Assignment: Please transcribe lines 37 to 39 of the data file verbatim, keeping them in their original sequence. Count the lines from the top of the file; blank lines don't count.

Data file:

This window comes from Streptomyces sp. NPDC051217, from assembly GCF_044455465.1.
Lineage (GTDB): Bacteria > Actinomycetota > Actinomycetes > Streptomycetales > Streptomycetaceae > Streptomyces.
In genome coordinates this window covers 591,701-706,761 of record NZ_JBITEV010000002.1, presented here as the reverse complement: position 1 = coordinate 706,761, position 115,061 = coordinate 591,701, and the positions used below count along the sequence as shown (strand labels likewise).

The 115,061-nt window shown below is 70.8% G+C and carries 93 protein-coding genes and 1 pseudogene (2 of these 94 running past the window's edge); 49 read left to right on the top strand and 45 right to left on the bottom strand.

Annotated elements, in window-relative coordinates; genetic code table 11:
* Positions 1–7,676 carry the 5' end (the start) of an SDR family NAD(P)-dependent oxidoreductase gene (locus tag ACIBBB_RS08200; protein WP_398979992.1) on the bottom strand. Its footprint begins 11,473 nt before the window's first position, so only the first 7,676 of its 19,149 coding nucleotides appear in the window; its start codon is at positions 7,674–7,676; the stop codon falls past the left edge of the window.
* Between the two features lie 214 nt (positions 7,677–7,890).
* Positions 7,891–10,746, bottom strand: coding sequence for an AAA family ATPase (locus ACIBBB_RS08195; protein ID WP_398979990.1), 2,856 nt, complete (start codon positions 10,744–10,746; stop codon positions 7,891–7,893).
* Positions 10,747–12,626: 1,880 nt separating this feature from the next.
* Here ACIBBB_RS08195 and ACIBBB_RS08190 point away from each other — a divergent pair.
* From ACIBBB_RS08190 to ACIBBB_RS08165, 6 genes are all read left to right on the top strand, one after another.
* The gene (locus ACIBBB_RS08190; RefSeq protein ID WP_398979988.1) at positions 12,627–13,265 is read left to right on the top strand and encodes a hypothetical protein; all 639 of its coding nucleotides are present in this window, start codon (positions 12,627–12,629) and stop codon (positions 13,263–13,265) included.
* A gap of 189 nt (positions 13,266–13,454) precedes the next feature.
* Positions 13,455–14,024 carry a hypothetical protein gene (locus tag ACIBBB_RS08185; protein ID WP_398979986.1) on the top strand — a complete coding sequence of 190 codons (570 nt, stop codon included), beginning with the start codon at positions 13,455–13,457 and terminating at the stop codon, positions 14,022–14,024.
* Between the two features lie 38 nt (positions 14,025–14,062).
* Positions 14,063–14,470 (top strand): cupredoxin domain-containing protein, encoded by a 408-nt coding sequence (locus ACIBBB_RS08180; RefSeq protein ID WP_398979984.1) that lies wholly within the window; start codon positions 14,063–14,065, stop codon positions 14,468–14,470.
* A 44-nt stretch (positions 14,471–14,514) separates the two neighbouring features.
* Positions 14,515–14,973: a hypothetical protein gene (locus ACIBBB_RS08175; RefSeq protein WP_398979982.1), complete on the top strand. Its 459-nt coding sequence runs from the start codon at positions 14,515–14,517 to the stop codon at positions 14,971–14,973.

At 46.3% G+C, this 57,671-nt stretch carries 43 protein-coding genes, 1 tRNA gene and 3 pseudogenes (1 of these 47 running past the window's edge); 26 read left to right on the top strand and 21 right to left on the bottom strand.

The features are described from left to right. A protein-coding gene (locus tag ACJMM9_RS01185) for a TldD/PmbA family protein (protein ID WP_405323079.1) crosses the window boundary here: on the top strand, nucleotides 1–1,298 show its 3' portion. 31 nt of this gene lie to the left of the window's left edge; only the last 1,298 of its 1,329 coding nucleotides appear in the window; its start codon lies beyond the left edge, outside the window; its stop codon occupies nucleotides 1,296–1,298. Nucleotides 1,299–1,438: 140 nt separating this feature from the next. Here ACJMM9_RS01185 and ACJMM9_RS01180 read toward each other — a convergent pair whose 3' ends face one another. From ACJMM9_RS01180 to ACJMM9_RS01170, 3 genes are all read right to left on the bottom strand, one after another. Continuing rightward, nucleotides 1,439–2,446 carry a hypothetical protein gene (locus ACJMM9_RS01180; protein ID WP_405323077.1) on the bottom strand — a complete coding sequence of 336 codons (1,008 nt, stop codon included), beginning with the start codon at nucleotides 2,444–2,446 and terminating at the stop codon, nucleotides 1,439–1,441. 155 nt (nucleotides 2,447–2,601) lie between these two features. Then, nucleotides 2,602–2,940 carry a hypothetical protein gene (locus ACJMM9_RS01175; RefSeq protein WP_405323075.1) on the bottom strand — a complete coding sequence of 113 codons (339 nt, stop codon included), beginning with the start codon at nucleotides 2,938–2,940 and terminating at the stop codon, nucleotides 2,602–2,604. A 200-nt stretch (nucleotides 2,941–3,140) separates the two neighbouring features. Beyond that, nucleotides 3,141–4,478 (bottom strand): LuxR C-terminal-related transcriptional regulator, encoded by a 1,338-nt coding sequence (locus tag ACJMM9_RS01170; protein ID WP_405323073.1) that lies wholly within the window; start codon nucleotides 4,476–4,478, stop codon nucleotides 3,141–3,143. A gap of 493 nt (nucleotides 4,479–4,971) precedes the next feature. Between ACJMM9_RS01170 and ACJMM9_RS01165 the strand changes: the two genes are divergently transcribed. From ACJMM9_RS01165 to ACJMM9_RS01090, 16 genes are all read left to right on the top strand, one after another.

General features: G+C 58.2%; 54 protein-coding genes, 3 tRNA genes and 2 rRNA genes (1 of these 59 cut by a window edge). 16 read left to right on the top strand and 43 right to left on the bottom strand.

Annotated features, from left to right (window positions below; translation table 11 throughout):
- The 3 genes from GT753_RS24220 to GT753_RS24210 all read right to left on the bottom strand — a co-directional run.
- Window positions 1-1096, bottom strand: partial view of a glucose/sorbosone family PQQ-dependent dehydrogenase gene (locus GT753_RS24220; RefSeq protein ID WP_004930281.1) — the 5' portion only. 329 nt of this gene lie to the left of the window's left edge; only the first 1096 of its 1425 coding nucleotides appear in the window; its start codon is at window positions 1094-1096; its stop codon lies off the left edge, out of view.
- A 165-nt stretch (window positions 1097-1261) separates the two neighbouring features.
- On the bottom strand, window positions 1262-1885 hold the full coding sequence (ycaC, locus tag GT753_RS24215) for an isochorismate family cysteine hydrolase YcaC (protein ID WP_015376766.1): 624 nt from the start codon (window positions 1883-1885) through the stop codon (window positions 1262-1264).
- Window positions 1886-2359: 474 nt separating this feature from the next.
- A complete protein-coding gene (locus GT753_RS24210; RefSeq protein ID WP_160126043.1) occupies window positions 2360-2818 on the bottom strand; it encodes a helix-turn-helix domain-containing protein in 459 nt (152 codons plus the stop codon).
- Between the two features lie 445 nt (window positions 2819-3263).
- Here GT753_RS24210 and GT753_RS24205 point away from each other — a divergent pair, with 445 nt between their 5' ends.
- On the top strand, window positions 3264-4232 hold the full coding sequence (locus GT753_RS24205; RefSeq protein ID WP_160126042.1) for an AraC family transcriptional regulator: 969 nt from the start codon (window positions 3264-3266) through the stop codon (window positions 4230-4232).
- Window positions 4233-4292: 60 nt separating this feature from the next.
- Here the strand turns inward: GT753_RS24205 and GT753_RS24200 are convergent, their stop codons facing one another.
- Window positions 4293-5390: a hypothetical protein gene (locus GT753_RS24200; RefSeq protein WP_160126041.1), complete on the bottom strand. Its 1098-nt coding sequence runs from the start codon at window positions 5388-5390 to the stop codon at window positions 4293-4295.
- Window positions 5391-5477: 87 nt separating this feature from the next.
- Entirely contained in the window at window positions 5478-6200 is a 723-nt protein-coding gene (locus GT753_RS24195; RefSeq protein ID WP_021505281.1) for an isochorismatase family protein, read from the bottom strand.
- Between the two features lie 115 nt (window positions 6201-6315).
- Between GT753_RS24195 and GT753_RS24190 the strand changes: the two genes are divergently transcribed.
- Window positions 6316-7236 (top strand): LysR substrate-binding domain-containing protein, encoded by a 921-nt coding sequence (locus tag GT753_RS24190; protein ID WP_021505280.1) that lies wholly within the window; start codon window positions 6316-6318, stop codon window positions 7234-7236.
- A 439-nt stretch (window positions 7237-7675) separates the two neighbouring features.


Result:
- Between the two features lie 115 nt (window positions 6201-6315).
- Between GT753_RS24195 and GT753_RS24190 the strand changes: the two genes are divergently transcribed.
- Window positions 6316-7236 (top strand): LysR substrate-binding domain-containing protein, encoded by a 921-nt coding sequence (locus tag GT753_RS24190; protein ID WP_021505280.1) that lies wholly within the window; start codon window positions 6316-6318, stop codon window positions 7234-7236.